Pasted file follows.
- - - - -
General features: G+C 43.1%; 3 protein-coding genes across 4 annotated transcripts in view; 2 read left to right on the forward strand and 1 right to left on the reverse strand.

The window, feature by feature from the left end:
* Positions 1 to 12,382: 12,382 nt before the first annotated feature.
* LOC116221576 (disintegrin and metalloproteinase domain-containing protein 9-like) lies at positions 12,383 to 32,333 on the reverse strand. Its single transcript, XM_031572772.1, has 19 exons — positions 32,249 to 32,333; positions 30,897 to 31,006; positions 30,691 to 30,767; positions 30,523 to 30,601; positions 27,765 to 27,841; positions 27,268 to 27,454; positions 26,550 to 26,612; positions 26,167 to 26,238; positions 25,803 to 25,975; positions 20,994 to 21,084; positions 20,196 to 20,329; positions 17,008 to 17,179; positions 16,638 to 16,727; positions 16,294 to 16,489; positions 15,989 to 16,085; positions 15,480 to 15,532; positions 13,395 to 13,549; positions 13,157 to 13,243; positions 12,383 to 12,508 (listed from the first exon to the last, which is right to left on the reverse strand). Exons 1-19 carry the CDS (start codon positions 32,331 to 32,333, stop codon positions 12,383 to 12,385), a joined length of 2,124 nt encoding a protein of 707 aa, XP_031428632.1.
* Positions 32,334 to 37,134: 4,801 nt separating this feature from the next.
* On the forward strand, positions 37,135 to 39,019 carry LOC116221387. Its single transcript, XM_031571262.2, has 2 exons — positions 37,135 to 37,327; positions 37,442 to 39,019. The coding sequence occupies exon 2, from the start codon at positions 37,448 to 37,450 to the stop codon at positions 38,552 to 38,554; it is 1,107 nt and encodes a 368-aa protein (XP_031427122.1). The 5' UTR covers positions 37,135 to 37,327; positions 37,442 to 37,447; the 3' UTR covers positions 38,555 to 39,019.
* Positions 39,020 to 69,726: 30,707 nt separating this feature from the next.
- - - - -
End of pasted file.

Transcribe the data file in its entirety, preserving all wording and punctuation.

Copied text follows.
General features: G+C 43.1%; 3 protein-coding genes across 4 annotated transcripts in view; 2 read left to right on the forward strand and 1 right to left on the reverse strand.

The window, feature by feature from the left end:
* Positions 1 to 12,382: 12,382 nt before the first annotated feature.
* LOC116221576 (disintegrin and metalloproteinase domain-containing protein 9-like) lies at positions 12,383 to 32,333 on the reverse strand. Its single transcript, XM_031572772.1, has 19 exons — positions 32,249 to 32,333; positions 30,897 to 31,006; positions 30,691 to 30,767; positions 30,523 to 30,601; positions 27,765 to 27,841; positions 27,268 to 27,454; positions 26,550 to 26,612; positions 26,167 to 26,238; positions 25,803 to 25,975; positions 20,994 to 21,084; positions 20,196 to 20,329; positions 17,008 to 17,179; positions 16,638 to 16,727; positions 16,294 to 16,489; positions 15,989 to 16,085; positions 15,480 to 15,532; positions 13,395 to 13,549; positions 13,157 to 13,243; positions 12,383 to 12,508 (listed from the first exon to the last, which is right to left on the reverse strand). Exons 1-19 carry the CDS (start codon positions 32,331 to 32,333, stop codon positions 12,383 to 12,385), a joined length of 2,124 nt encoding a protein of 707 aa, XP_031428632.1.
* Positions 32,334 to 37,134: 4,801 nt separating this feature from the next.
* On the forward strand, positions 37,135 to 39,019 carry LOC116221387. Its single transcript, XM_031571262.2, has 2 exons — positions 37,135 to 37,327; positions 37,442 to 39,019. The coding sequence occupies exon 2, from the start codon at positions 37,448 to 37,450 to the stop codon at positions 38,552 to 38,554; it is 1,107 nt and encodes a 368-aa protein (XP_031427122.1). The 5' UTR covers positions 37,135 to 37,327; positions 37,442 to 37,447; the 3' UTR covers positions 38,555 to 39,019.
* Positions 39,020 to 69,726: 30,707 nt separating this feature from the next.